Eisenberg v. Anheuser-Busch Inc
RECOMMENDED FOR FULL-TEXT PUBLICATION Pursuant to Sixth Circuit Rule 206 File Name: 07a0266p.06
UNITED STATES COURT OF APPEALS
FOR THE SIXTH CIRCUIT _________________ X Plaintiffs-Appellants, Nos. 06-1836/3367 v. > , ADVANCED BRANDS AND IMPORTING CO., et al., Defendants, ANHEUSER-BUSCH, INC., et al., Defendants-Appellees. N Appeal from the United States District Courts for the Eastern District of Michigan at Detroit and the Northern District of Ohio at Cleveland. Nos. 05-72629; 04-01081-- Marianne O. Battani, Donald C. Nugent, District Judges. Submitted: June 7, 2007 Decided and Filed: July 17, 2007 Before: BATCHELDER and COLE, Circuit Judges; PHILLIPS, District Judge.* _________________ COUNSEL ON BRIEF: Jeffrey A. Bartos, GUERRIERI, EDMOND, CLAYMAN & BARTOS, Washington, D.C., Mark J. Schirmer, STRAUS & BOIES, Birmingham, Alabama, for Appellants. Anne G. Kimball, Sarah L. Olson, WILDMAN, HARROLD, ALLEN & DIXON, Chicago, Illinois, Stephen Ormond, KUPELIAN, ORMOND & MAGY, Southfield, Michigan, J. Russell Jackson, Hayden A. Coleman, SKADDEN, ARPS, SLATE, MEAGHER & FLOM, New York, New York, Edward M. Crane, SKADDEN, ARPS, SLATE, MEAGHER & FLOM, Chicago, Illinois, Irene C. KeyseWalker, TUCKER, ELLIS & WEST, Cleveland, Ohio, for Appellees.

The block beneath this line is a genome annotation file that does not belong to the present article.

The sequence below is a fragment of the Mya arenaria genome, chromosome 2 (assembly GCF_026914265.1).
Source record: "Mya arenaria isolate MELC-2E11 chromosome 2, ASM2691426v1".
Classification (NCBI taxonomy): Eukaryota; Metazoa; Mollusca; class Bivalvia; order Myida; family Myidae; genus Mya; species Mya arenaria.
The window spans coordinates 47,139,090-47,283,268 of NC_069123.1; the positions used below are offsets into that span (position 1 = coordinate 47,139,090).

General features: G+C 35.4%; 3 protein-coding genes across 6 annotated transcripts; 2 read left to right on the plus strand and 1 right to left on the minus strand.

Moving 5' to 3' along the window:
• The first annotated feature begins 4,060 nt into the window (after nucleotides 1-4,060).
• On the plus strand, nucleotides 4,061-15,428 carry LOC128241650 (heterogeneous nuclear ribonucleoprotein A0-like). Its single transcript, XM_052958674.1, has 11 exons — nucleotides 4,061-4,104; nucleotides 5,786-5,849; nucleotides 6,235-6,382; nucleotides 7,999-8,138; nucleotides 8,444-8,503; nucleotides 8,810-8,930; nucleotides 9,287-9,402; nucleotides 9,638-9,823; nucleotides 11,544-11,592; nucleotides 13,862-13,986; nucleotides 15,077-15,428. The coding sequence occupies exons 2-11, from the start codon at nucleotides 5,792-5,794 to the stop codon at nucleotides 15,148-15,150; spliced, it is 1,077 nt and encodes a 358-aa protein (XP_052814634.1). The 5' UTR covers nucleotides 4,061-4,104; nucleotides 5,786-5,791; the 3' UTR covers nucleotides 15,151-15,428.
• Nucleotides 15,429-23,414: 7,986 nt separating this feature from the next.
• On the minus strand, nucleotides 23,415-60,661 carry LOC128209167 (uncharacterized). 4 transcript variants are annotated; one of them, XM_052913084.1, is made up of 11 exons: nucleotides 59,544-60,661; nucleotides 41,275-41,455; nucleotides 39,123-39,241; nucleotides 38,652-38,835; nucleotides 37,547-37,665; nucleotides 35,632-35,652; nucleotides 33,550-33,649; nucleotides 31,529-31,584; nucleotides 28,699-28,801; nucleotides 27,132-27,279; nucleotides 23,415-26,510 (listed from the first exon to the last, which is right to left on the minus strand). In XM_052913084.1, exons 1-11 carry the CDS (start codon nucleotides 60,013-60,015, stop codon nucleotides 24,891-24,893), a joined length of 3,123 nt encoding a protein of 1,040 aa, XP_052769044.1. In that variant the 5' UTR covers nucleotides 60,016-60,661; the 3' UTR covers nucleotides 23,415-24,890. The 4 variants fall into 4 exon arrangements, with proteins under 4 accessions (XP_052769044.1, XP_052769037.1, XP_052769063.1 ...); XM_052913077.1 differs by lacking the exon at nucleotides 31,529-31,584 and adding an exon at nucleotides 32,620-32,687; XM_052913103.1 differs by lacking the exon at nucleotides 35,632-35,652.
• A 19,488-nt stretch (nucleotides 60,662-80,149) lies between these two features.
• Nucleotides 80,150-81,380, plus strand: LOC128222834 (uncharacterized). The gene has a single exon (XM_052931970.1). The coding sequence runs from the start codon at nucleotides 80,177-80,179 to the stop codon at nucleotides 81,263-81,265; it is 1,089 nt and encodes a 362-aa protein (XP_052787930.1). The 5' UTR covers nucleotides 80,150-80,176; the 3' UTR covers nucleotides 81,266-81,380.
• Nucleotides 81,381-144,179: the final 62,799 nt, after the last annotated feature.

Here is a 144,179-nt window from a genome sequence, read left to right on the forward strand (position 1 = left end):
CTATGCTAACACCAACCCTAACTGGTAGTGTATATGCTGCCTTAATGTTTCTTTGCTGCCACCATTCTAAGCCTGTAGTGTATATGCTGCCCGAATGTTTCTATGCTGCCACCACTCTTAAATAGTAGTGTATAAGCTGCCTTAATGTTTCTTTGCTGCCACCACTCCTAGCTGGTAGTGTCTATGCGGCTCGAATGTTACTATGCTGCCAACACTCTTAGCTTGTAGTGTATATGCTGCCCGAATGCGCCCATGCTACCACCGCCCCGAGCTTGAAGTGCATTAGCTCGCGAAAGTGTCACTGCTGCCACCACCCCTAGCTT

VIOLA ALSTON, et al.,
* The Honorable Thomas W. Phillips, United States District Judge for the Eastern District of Tennessee, sitting by designation.
Alston, et al. v. Advanced Brands and Importing Co., et al.